For such an impressive sweet, tahini halva is surprisingly simple to make at home. You should have success on your first attempt. Sesame halvah is simply tahini blended with a hot sugar syrup that has boiled to a high temperature for candy making. It seems almost too easy. But, there are a couple of tips for success, and also a couple of things to watch out for.
A Flexible Tahini Halva Recipe
First of all, the recipe for halva below is more of a proportional guideline. You can make less or more easily, because almost all halvah recipes are exactly the same. They simply use tahini and sugar in equal volume – meaning for 2 cups of tahini, we use 2 cups of sugar.
Tahini weighs more than sugar by volume: 2 cups of tahini weigh 500 g, while 2 cups of sugar weigh 400 grams. However, you can use slightly less sugar by volume. This make a halva with a richer and more balanced flavor.
The sugar cooks with a small amount of water to make a syrup. This ratio also varies according to the recipe. Some use as much as one part water three parts sugar, some as little as one part water to five parts sugar. We use a lower proportion of water for a stiffer halvah, since we’re also using a little more tahini.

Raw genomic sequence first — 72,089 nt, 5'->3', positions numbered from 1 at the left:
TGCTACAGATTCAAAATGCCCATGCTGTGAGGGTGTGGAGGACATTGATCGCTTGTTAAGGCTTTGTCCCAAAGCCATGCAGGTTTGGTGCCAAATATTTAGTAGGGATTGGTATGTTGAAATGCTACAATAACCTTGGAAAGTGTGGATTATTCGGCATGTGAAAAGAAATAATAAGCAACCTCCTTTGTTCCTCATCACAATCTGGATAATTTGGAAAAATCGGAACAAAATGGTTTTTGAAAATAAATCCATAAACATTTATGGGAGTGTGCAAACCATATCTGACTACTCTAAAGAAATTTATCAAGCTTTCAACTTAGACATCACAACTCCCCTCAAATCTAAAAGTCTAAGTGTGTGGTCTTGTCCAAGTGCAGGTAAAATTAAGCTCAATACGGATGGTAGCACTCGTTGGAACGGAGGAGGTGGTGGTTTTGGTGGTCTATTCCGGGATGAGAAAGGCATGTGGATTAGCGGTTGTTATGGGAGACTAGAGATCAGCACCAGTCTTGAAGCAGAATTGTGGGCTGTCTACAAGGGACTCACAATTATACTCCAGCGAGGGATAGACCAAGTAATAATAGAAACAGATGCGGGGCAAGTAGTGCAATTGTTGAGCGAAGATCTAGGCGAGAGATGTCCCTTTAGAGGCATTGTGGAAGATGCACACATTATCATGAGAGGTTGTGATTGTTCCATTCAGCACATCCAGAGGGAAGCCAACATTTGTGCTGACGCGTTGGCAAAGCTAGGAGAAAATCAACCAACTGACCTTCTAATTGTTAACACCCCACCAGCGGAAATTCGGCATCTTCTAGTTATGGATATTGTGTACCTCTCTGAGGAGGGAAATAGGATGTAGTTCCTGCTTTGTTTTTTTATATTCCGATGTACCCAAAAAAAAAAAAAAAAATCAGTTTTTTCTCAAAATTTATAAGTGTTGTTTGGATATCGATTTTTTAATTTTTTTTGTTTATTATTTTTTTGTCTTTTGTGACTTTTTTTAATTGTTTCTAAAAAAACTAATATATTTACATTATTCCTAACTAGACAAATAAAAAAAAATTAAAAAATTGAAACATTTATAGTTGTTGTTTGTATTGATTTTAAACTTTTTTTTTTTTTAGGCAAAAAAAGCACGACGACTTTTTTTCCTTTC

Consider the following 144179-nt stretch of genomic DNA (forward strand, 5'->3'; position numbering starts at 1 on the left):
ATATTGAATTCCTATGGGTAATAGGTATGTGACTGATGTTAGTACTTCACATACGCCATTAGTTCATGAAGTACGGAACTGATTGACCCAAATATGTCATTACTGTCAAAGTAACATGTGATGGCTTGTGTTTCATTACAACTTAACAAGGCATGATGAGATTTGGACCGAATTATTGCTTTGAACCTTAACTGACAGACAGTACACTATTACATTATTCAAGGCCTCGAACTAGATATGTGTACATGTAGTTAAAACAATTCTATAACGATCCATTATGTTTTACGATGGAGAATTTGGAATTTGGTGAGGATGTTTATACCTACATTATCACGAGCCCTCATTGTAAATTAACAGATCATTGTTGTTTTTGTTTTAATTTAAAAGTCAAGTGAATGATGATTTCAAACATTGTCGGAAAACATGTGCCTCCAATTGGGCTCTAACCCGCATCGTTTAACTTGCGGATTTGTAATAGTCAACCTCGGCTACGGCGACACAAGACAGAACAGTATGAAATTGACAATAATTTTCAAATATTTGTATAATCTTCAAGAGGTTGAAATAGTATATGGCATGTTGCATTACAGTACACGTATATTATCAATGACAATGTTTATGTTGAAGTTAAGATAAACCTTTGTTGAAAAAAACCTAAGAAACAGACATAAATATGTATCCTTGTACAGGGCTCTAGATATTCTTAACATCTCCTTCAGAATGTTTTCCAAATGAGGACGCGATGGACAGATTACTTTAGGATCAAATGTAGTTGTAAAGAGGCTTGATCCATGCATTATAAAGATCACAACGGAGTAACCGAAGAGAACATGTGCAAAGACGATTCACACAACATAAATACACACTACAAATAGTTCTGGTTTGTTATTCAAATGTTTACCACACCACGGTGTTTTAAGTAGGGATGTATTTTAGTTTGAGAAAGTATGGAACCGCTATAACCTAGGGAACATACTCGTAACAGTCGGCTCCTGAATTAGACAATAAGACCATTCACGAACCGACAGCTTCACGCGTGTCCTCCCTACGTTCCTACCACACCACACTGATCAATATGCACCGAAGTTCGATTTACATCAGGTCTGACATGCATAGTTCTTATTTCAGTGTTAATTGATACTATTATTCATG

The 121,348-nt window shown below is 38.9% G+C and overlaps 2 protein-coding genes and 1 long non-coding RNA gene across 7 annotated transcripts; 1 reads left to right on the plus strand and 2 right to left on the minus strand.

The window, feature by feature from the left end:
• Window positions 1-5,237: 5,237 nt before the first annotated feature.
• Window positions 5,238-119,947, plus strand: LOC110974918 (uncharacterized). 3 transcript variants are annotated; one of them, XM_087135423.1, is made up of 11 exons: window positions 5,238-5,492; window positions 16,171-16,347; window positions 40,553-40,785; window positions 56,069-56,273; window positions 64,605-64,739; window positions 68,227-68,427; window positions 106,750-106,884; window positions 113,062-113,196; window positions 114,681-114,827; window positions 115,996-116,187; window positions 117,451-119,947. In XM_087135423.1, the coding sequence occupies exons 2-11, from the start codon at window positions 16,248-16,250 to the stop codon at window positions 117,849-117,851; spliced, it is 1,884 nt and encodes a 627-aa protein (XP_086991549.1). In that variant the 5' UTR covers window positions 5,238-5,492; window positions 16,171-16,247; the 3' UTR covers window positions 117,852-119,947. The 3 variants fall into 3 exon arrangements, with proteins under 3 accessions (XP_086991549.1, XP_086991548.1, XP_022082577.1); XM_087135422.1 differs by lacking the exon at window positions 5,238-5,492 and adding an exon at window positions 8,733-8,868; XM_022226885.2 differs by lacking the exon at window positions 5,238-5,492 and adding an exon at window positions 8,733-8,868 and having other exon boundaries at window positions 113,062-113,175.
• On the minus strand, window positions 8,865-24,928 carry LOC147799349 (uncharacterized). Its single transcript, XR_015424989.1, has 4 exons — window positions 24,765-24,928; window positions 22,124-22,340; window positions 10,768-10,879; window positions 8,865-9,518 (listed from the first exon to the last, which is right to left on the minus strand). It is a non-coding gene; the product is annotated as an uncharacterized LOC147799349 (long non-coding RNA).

Tips for Making Halvah at Home
Halva comes together in no time at all. We need a candy thermometer for cooking the sugar syrup. The syrup only takes a few minutes to reach the temperature we need, and once it does, we need to use it right away. When we stir the hot syrup into the halva, it’s liquid at first but the tahini mixture quickly thickens. Therefore, we need to have everything prepared so we can work fast. Have additions such as cocoa powder or nuts ready, and also the prepared pan or molds we’re using. It’s easy to mold tahini halva into almost any shape you like.
What to Do with Halva
If any extra halvah doesn’t fit into the molds, set it aside on a lightly oiled dish to firm up. You can crumble it into large pieces and add it to ice cream or to your favorite brownie recipe.
Serving Tahini Halva